>
          > http://www.g0hwc.com/antennas.html
          >
          > I would like to have some way of knowing location of the tuning of the cap
          >
          > and would like advice on this? Maybe some sort or encoder or pot ?
          >
          > I have added a close up of the motor gearbox fitting to the cap in the above
          >
          > link.
          >
          >
          >
          > Many thanks
          >
          > Paul G0HWC
          >
          > http://www.g0hwc.com
        • John Sterkeson
          Hi Andy. Try this link for TMP connectors source.... http://therfc.com/taiko.htm These connectors were commonly used in many Motorola base and mobile radios
          Message 4 of 4 , Oct 14, 2013
            Hi Andy.  Try this link for TMP connectors source....   http://therfc.com/taiko.htm
            These connectors were commonly used in many Motorola base and mobile radios at one time.
            The silver plating becomes tarnished and can be removed with a pencil eraser.
            Good luck!
            John...
             
             
            Sent: Sunday, October 13, 2013 7:57 PM
            Subject: Re: [loopantennas] RE: CapCo AMA-4 Top band loop
             
             


            A pot geared into the capacitor drive fed into an ADC would give a good indication of the position of the capacitor.

            I am building (slowly!) a remote tuned receive loop. It uses a garden variety superhet variable capacitor and since I only needed 2 of the 3 banks of the capacitor (and the 3rd had less vanes) I removed all but one of the vanes in the 3rd bank and cut the remaining middle vane to use it as an interruptor which triggers opto endstops.

            In the original software version, I would step the capacitor to one endstop, then count the number of pulses needed to get to the other endstop, and then I knew exactly where the capacitor was by keeping track of pulses fed to the stepper.

            In the current version, I don't even bother doing that. When the unit is turned on, where ever the capacitor is at the time is position 0, and I keep track of the pulse from there, giving positions that can be -ve of +ve. The arduino knows what frequency the radio is tuned to, and I manually tune the loop with push buttons, and when peaked I store the capacitor position in memory and the arduino then knows what capacitor position to move to when the tuner is at frequency x. Once I've stored a few positions across the band, the arduino can estimate the correct capacitor position, and as I manually peak each position, the arduino stores more data points and can more accurately esitmate. The arduino has an LED to let me know when it's on a frequency that has been manually peaked. After a few minutes of tuning around the band, the loop is fully tuned, and I can then just move the receiver frequency around and the loop auto-tracks it.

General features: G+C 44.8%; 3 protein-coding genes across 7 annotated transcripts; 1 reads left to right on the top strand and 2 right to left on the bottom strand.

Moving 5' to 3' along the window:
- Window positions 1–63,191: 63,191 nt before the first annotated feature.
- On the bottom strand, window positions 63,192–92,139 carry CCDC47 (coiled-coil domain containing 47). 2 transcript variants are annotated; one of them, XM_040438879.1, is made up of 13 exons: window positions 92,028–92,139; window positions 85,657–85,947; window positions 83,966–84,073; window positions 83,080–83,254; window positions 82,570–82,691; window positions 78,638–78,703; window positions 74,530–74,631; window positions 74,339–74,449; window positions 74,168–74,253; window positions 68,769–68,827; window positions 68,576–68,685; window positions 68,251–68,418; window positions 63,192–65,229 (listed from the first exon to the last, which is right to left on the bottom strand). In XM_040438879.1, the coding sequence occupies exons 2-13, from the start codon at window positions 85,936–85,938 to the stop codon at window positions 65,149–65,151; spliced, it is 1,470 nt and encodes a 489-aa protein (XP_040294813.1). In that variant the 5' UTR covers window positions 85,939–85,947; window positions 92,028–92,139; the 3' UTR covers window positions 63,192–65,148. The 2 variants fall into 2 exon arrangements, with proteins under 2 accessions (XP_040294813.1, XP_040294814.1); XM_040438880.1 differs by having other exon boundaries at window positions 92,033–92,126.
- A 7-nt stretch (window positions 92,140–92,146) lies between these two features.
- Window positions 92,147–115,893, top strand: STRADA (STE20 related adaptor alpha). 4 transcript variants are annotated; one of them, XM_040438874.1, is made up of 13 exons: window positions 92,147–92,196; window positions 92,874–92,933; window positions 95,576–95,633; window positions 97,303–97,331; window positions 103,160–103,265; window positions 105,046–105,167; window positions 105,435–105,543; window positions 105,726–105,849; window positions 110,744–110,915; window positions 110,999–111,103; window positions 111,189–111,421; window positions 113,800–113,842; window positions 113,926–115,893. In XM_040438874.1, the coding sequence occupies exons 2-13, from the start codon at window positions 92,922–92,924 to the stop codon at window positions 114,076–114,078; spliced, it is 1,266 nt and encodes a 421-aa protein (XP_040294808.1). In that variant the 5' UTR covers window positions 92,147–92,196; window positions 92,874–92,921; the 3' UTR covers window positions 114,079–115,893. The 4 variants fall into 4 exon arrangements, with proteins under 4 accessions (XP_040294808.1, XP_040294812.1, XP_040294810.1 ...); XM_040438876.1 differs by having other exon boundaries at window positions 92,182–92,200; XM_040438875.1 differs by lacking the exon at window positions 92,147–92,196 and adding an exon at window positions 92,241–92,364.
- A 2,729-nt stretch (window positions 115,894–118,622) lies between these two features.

You have to be careful you feed the pulses to the stepper at a pulse rate the motor likes, or some pulses will be lost and your positioning data goes pear-shaped.

            Once I repair my R8 (it has corroded internal "TMP" rf connectors - and I'm having trouble getting replacements), I'll put a video up.

            Andy
            ZL3APG

            On 14/10/2013, at 6:03 AM, <paul@...> wrote:

            >
            > I have taken more photos of
            my top band loop and the inner workings ETC
            >
            >
            http://www.g0hwc.com/antennas.html
            >
            > I would like to have some
            way of knowing location of the tuning of the cap
            >
            > and would like
            advice on this? Maybe some sort or encoder or pot ?
            >
            > I have
            added a close up of the motor gearbox fitting to the cap in the above
            >
            > link.
            >
            >
            >
            > Many thanks
            >
            >
            Paul G0HWC
            >
            > http://www.g0hwc.com

          Your message has been successfully submitted and would be delivered to recipients shortly.